Data_Sheet_1_Rational Design of Antigen Incorporation Into Subunit Vaccine Biomaterials Can Enhance Antigen-Specific Immune Responses.pdf (4.11 MB)

Data_Sheet_1_Rational Design of Antigen Incorporation Into Subunit Vaccine Biomaterials Can Enhance Antigen-Specific Immune Responses.pdf

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posted on 21.07.2020 by Alexandra N. Tsoras, Kong M. Wong, Anant K. Paravastu, Julie A. Champion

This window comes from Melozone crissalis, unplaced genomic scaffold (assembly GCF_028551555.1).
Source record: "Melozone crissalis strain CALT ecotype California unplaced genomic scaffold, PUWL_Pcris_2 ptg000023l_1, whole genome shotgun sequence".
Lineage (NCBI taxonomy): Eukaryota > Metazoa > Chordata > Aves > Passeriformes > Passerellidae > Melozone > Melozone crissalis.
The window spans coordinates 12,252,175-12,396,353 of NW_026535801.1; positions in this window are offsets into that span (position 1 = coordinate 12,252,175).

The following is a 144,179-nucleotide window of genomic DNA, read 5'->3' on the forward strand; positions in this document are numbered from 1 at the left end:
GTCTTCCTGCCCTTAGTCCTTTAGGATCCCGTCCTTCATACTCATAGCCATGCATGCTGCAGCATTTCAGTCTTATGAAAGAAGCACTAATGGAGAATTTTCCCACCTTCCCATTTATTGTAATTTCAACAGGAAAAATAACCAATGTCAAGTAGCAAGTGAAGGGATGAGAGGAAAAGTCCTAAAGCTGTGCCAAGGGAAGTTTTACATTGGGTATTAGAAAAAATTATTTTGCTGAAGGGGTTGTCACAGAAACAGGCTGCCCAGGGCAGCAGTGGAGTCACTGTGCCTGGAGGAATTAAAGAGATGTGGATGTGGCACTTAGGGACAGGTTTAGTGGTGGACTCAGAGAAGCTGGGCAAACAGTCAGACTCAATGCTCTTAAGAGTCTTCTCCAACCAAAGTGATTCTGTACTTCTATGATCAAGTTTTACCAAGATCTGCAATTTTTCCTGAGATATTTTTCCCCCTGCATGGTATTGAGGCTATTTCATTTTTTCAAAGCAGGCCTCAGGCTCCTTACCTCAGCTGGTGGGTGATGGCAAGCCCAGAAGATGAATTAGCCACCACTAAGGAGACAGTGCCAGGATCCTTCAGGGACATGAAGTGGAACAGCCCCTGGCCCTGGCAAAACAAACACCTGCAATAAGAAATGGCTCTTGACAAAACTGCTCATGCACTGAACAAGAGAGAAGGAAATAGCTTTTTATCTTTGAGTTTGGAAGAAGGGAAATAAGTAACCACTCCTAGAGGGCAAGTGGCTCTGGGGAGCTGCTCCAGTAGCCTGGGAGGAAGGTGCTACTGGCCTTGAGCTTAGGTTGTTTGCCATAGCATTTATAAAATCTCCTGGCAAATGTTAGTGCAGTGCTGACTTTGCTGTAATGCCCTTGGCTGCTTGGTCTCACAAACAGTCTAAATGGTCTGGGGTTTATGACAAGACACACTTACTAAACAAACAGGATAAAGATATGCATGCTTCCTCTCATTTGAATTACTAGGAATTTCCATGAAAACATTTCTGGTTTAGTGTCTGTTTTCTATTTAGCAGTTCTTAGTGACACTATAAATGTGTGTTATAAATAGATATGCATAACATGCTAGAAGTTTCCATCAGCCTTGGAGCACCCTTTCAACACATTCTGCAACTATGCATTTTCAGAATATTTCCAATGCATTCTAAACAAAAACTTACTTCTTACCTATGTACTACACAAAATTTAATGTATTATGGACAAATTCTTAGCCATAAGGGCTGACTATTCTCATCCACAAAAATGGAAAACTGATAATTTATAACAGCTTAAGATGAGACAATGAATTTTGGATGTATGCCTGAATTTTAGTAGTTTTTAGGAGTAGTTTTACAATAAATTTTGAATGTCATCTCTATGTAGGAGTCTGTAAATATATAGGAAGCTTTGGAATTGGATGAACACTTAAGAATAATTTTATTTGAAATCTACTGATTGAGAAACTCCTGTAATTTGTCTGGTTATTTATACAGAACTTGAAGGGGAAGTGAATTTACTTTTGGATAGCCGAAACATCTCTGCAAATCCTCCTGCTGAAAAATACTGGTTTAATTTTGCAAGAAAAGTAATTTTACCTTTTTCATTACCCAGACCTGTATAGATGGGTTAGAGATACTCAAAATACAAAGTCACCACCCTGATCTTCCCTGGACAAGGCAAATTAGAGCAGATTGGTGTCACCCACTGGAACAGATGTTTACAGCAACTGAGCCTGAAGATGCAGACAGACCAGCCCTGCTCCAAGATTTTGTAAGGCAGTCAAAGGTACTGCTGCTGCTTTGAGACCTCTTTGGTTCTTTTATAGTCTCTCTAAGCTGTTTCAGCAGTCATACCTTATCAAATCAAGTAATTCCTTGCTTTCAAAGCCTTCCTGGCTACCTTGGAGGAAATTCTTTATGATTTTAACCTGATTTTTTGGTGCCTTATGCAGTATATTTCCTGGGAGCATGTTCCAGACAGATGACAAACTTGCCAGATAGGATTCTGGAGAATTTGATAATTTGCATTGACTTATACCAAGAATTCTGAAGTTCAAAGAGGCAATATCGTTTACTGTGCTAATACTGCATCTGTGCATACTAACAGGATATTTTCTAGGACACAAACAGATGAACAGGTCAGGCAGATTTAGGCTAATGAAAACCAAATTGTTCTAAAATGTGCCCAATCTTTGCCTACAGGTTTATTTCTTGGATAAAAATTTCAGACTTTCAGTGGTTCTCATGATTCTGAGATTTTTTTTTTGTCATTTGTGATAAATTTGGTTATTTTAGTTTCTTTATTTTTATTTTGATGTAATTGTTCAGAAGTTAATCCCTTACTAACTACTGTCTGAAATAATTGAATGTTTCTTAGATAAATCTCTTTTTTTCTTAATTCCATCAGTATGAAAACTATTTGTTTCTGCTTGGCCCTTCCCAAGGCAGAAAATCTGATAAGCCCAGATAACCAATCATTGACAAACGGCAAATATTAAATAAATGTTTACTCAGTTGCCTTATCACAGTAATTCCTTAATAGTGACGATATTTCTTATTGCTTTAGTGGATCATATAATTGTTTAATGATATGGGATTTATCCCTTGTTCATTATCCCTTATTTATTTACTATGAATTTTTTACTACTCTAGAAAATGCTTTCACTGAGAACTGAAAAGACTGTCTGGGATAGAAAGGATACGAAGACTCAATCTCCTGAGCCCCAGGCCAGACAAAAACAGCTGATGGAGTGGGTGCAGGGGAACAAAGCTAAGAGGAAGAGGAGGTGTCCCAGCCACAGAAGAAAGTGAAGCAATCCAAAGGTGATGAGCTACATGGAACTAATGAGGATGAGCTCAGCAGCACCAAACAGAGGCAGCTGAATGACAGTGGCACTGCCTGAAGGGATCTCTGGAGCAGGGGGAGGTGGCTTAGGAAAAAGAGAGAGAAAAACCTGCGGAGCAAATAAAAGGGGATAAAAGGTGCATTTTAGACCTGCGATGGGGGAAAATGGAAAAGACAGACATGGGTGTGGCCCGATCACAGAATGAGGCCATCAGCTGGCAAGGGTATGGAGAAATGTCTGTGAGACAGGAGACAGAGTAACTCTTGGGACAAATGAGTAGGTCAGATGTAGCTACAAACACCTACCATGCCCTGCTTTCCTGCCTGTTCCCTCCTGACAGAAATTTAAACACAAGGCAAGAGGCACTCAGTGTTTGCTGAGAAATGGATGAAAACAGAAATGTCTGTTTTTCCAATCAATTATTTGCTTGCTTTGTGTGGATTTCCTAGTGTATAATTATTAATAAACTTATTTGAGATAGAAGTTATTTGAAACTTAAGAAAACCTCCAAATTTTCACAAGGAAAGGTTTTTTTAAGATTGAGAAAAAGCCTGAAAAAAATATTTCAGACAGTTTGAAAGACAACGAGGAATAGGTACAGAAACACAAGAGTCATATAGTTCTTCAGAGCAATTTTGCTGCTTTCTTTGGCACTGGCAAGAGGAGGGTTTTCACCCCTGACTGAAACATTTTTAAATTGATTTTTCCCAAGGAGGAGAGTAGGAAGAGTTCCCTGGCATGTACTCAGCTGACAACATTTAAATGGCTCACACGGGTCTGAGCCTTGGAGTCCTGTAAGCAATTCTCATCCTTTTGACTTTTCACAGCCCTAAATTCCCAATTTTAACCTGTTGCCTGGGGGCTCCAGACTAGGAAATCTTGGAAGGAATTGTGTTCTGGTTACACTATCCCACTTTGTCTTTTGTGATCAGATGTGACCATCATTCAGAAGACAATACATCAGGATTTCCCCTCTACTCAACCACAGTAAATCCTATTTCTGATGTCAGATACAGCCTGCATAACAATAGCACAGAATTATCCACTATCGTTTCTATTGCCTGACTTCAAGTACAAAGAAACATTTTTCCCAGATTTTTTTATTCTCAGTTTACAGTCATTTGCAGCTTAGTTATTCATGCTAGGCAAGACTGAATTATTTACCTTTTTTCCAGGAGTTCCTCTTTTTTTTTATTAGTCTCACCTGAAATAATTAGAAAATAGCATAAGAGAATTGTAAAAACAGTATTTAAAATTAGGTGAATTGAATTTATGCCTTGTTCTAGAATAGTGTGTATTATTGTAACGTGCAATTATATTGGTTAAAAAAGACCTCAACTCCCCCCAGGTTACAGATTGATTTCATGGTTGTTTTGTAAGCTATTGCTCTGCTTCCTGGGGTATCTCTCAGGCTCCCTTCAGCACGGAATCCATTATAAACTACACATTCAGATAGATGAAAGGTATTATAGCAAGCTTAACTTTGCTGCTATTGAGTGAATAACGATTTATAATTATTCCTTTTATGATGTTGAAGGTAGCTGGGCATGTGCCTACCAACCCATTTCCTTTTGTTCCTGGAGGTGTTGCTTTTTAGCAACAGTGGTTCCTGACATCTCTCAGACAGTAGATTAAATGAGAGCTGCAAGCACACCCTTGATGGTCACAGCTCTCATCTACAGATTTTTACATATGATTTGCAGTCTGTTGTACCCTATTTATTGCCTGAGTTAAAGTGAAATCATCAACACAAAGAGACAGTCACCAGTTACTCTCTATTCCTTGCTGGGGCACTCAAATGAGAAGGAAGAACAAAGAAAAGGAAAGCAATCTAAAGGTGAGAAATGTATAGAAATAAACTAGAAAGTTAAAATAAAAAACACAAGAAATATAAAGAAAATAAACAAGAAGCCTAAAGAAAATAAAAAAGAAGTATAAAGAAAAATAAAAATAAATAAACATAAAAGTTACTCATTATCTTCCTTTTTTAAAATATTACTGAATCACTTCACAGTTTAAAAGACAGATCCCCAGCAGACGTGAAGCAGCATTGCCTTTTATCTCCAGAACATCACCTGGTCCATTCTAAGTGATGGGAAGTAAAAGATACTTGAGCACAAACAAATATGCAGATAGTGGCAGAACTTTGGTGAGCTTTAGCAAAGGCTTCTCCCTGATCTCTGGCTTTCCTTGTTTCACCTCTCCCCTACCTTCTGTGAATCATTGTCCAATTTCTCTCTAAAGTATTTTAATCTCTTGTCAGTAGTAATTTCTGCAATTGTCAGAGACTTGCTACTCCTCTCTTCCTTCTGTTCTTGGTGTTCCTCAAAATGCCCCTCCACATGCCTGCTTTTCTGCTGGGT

Peptide subunit vaccines increase safety by reducing the risk of off-target responses and improving the specificity of the induced adaptive immune response. The immunogenicity of most soluble peptides, however, is often insufficient to produce robust and lasting immunity. Many biomaterials and delivery vehicles have been developed for peptide antigens to improve immune response while maintaining specificity. Peptide nanoclusters (PNC) are a subunit peptide vaccine material that has shown potential to increase immunogenicity of peptide antigens. PNC are comprised only of crosslinked peptide antigen and have been synthesized from several peptide antigens as small as 8 amino acids in length. However, as with many peptide vaccine biomaterials, synthesis requires adding residues to the peptide and/or engaging amino acids within the antigen epitope covalently to form a stable material. The impact of antigen modifications made to enable biomaterial incorporation or formation is rarely investigated, since the goal of most studies is to compare the soluble antigen with biomaterial form of antigen. This study investigates PNC as a platform vaccine biomaterial to evaluate how peptide modification and biomaterial formation with different crosslinking chemistries affect epitope-specific immune cell presentation and activation. Several types of PNC were synthesized by desolvation from the model peptide epitope SIINFEKL, which is derived from the immunogenic protein ovalbumin. SIINFEKL was altered to include extra residues on each end, strategically chosen to enable multiple conjugation chemistry options for incorporation into PNC. Several crosslinking methods were used to control which functional groups were used to stabilize the PNC, as well as the reducibility of the crosslinking. These variations were evaluated for immune responses and biodistribution following in vivo immunization. All modified antigen formulations still induced comparable immune responses when incorporated into PNC compared to unmodified soluble antigen alone. However, some crosslinking methods led to a significant increase in desirable immune responses while others did not, suggesting that not all PNC were processed the same. These results help guide future peptide vaccine biomaterial design, including PNC and a wide variety of conjugated and self-assembled peptide antigen materials, to maximize and tune the desired immune response.

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